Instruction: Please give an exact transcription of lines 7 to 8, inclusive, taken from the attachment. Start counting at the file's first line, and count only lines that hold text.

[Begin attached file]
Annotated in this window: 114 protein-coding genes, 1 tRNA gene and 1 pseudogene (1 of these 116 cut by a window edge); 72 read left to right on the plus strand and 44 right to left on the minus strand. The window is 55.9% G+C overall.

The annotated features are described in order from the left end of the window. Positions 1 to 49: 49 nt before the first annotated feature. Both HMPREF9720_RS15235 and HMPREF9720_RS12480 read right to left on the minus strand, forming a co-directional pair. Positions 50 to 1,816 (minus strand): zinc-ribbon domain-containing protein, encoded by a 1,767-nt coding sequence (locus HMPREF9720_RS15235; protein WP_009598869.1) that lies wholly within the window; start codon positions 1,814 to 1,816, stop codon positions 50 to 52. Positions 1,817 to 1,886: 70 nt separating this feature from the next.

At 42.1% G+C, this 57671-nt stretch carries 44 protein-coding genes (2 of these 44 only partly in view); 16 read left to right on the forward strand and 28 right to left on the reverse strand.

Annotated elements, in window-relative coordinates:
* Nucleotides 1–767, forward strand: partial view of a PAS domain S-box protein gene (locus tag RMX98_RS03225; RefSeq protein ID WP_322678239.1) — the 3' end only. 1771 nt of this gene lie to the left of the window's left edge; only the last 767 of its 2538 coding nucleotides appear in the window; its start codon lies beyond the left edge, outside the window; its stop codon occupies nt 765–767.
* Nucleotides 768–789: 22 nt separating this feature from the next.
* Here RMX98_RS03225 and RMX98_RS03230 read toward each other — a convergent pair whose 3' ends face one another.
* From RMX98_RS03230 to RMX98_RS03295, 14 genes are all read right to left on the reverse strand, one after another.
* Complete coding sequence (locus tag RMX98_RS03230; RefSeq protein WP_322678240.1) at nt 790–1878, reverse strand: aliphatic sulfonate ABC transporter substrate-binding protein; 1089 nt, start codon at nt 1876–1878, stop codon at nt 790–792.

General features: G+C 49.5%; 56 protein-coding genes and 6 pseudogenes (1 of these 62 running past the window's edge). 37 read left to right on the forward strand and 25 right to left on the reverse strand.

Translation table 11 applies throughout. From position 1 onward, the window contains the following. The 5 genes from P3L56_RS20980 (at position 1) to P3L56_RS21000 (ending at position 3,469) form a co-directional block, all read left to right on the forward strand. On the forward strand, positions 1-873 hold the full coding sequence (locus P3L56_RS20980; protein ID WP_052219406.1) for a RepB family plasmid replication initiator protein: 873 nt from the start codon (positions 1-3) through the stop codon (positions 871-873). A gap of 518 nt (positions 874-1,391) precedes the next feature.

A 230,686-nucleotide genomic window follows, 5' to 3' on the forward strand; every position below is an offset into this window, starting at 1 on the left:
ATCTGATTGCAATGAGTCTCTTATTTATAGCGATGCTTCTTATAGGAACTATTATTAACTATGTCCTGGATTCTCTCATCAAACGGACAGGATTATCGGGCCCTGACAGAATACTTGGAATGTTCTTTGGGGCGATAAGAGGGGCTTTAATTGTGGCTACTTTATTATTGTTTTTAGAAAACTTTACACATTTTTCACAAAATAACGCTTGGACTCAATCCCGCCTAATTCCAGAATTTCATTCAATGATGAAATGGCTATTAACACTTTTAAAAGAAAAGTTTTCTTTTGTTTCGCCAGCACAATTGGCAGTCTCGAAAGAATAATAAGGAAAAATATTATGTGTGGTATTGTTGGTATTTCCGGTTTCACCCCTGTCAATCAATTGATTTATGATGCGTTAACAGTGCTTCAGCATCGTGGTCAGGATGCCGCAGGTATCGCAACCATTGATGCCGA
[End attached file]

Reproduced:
* Here RMX98_RS03225 and RMX98_RS03230 read toward each other — a convergent pair whose 3' ends face one another.
* From RMX98_RS03230 to RMX98_RS03295, 14 genes are all read right to left on the reverse strand, one after another.